Impartial justice has an ancient pedigree. Deuteronomy 16:19 commands judges not to pervert justice by showing partiality or accepting a bribe. The King James Version follows the Hebrew more closely than many modern translations: “Thou shalt not respect persons.” Not respecting persons may sound to modern ears like an exhortation to disrespect or to demean people, hence the change in newer translations, but not respecting persons serves as shorthand for disregarding features of cases that are extraneous to the question at hand. Judges should not twist the law against the poor (Exodus 23:6), but judges should not show a poor man favoritism either (Exodus 23:3). Judgment of wrongdoing should not rely on noticing, much less appealing to, someone’s socioeconomic status. True, one can imagine outlying cases in which being poor or rich supplies the motive or the means to commit a particular crime, but even here the motives or the means, and not the poverty or the wealth, should be the object of concern, if such appeals are to be legitimate.

    This mental maneuvering may seem difficult, but the ability to reason this way should be a necessary product of any liberal arts education; indeed, the ability to judge impartially should be something school age children do in the classroom and on the playing field. Though we sometimes fail spectacularly at placing in mental parentheses the unnecessary features of the people involved, we successfully do so all the time. Our ability to judge impartially explains the widespread moral outrage when people fail to do so. We can ignore some features of people that do not relate directly to the cases at hand, and we should defend our practice of doing it. Judging justly requires ignoring some of what we see.

    But justice also demands that we emphasize some of what we do see. Deuteronomy 16:19 also offers a strict command against bribery. Though bribery may make a judge insist on certain irrelevant features of a situation, bribery most likely causes the judge to ignore what’s important, as the verse makes clear: “a bribe blinds the eyes of the wise and subverts the cause of the righteous” (ESV). Illicit gifts to judges encourage them to ignore the very things they should be observing. They are blind to what they should see, and they refuse to listen to the words offered on behalf of the innocent. An airtight alibi or the physical impossibility of a certain person committing a particular crime? These things are ignored by the unjust judge who prefers private gain to the true administration of justice.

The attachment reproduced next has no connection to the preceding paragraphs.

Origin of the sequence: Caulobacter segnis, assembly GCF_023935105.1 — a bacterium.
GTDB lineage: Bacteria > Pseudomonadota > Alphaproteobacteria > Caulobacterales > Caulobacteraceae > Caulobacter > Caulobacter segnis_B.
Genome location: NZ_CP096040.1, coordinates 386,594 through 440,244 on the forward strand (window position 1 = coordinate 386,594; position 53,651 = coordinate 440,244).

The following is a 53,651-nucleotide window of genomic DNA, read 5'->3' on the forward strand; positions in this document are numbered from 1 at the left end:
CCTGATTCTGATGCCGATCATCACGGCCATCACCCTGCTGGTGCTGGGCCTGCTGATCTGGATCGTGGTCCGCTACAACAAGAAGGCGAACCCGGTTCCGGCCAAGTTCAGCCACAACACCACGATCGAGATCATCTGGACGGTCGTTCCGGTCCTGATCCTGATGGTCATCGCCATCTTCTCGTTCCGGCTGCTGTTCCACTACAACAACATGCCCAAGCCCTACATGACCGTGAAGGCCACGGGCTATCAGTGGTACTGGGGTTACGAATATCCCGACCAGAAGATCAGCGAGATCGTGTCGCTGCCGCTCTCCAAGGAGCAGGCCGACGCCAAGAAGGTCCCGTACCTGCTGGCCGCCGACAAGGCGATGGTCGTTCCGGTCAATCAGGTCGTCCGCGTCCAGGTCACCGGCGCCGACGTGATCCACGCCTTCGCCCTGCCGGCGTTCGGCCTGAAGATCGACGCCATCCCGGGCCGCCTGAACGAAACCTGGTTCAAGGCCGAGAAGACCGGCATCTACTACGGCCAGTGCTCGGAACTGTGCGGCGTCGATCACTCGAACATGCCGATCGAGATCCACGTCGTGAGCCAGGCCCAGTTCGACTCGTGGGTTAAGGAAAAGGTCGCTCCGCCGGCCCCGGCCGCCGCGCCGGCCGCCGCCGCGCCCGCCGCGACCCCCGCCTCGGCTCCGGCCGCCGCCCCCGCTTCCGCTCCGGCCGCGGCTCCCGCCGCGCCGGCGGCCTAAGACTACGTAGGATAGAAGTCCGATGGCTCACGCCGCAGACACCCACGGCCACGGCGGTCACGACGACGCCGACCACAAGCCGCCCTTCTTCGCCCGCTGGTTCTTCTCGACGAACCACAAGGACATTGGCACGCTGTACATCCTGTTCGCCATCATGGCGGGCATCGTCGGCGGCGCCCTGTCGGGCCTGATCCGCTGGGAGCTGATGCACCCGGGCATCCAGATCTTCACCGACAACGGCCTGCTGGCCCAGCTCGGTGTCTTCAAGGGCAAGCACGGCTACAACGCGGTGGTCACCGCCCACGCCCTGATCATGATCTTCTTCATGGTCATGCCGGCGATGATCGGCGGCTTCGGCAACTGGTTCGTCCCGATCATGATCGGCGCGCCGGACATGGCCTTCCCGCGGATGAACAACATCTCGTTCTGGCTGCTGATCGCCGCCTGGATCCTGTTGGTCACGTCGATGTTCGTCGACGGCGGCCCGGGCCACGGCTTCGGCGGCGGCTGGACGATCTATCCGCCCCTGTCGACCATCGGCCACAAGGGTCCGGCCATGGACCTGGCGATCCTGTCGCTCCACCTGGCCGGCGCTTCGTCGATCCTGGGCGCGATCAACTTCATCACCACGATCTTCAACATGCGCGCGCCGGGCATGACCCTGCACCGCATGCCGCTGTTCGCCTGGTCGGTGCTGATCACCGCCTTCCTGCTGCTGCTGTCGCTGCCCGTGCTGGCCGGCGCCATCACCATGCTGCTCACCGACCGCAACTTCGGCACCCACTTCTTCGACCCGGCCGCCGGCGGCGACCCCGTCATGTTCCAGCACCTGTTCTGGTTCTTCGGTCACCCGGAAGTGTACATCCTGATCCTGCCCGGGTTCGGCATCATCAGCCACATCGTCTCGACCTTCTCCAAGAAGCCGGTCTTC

Again, this mental maneuvering may seem difficult, but good decisions require such discretionary judgments all the time. Any parent knows the temptation to ignore the crucial features of a situation from a desire for personal advantage, most especially the personal advantage of rest and quiet after a long day. But justice requires attending to the right features necessary for judgment. If junior does the chores to receive the promised reward, but the promised reward is inconvenient to the parent, then ignoring the child’s legitimate claim doesn’t simply cause hurt feelings. Most crucially, it’s unjust. The desire for private gain blinds the eyes of the parent. Sometimes parents try to outmaneuver the requirements of justice by appealing to a forced interpretation of the promise to junior that removes any parental obligation to him. But impartiality speaks against changing the ground rules for the reward after the chores have been done. Doing so subverts the cause, or twists the words, of the child, which is precisely what Deuteronomy 16:19 forbids.